Expo illuminates new technology


Hanafi (front) trying out a robotic arm operated with a joystick while Leeuwenburgh (left) and Tan (third from left) look on.

A four-day metalworking, machine and automation tools exhibition featuring over 1,500 brands and companies from 40 countries lit up the Malaysia International Trade and Exhibition Centre (Mitec) in Kuala Lumpur.

Organised by Informa Markets Malaysia (IMM), the Metaltech and Automex (Metaltech) exhibition was its 28th edition.

The opening ceremony started with a drum performance, witnessed by guests of honour Investment, Trade and Industry Ministry deputy secretary-general (Industry) Datuk Hanafi Sakri, Metaltech chairman Datuk Dr Tan Chin Huat, deputy event director Geonice Chong, IMM organising chairman Tan Sri Dr Mohd Nasir Mohd Ashraf and country general manager Gerard Leeuwenburgh.

The exhibition floor featured equipment like automated gauging systems that can measure the dimensions of a part to an accuracy of 1/1000mm.

Though technology to ensure parts are manufactured according to design dimensions has been available for the last 20 years, the latest improvements come with faster working systems.

The equipment on display at the exhibition generated much interest. — Photos: AZLINA ABDULLAH/The StarThe equipment on display at the exhibition generated much interest. — Photos: AZLINA ABDULLAH/The Star

For example, the job of measuring a computer keyboard casing, including the slots for all 104 keys will take no more than a minute.

In the past, this was done manually with callipers, typically taking an hour and was bound to render different values result-wise.

On show were also long-life solar panels, laser cutters, autonomous mobile robots that can fetch and carry heavy loads, robotic arms that perform repetitive tasks like picking up and placing items, as well as built-in gas cylinder regulators that can save welders the trouble and time of installing one.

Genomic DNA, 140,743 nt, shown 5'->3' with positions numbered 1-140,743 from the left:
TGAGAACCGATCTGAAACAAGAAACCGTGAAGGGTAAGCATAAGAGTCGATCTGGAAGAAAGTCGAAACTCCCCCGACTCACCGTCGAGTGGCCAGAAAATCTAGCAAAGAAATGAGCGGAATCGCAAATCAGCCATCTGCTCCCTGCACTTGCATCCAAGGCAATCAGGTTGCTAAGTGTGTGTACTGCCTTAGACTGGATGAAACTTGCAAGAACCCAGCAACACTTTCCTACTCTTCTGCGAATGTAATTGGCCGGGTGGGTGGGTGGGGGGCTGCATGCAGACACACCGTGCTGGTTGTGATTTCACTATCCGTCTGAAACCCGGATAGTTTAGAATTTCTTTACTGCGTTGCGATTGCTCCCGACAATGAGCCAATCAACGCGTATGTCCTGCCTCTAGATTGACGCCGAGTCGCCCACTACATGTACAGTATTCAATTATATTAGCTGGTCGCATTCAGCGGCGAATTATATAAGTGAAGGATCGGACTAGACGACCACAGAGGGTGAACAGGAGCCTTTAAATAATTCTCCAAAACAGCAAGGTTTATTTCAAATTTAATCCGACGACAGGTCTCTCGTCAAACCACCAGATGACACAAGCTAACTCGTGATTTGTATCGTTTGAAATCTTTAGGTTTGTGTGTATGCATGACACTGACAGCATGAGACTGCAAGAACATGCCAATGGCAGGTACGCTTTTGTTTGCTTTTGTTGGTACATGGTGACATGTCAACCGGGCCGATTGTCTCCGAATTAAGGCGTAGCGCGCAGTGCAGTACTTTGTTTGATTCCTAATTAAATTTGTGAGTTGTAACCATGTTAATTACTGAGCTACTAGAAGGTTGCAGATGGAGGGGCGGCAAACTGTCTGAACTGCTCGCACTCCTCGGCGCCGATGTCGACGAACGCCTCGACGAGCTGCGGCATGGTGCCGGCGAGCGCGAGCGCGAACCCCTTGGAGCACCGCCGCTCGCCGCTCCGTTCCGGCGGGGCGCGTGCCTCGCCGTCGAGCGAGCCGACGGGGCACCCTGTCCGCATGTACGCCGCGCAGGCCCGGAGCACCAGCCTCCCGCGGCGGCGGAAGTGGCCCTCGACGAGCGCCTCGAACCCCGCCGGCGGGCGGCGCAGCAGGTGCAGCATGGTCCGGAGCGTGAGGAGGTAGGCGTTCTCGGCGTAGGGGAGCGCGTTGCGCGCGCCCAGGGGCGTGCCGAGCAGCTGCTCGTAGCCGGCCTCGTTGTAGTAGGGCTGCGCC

Also featured were lifting systems, some with the capacity to hoist the equivalent weight of 20 cars.

The improved models have built-in recording systems to collect data on usage frequency.

This information is primarily used for servicing schedules, accessible through the Internet and for operations with multiple plants.

Addressing the expo, Hanafi said the exhibition could inspire traditional manufacturers to transform into smart factories with the use of advanced technology.

“This transition is pivotal for enhancing efficiency, productivity and competitiveness in the global market,” he said.

“Though the manufacturing sector may face challenges from global economic conditions and competition from neighbouring countries with lower labour costs, it continues to attract substantial investment due to our established industrial base and strategic location.

“In 2023, Malaysia recorded RM152bil in approved investments for the manufacturing sector, of which RM46.1bil was realised through 445 projects and created 29,693 jobs.”

Echoing Hanafi’s point, Tan said, “The future of manufacturing isn’t just about machines, it’s about the intelligent ways we use them.

“The industry is undergoing an unprecedented transformation today.

“And we’re witnessing disruptive technologies like artificial intelligence, robotics and the Internet of Things, which are fundamentally reshaping how we design, produce and deliver products.

“These advances present both challenges and opportunities. Embracing them isn’t optional. It’s a necessity,” said Tan.

The Metaltech exhibition, he added, was a curated platform for manufacturers to discover the most impactful industry solutions for their businesses.

Leeuwenburgh said many of Metaltech’s exhibitors had been supporting the event over the last three decades.

Showcasing innovations from China, Germany, Singapore, Taiwan and South Korea, the exhibition attracted up to 18,000 visitors from 49 countries.

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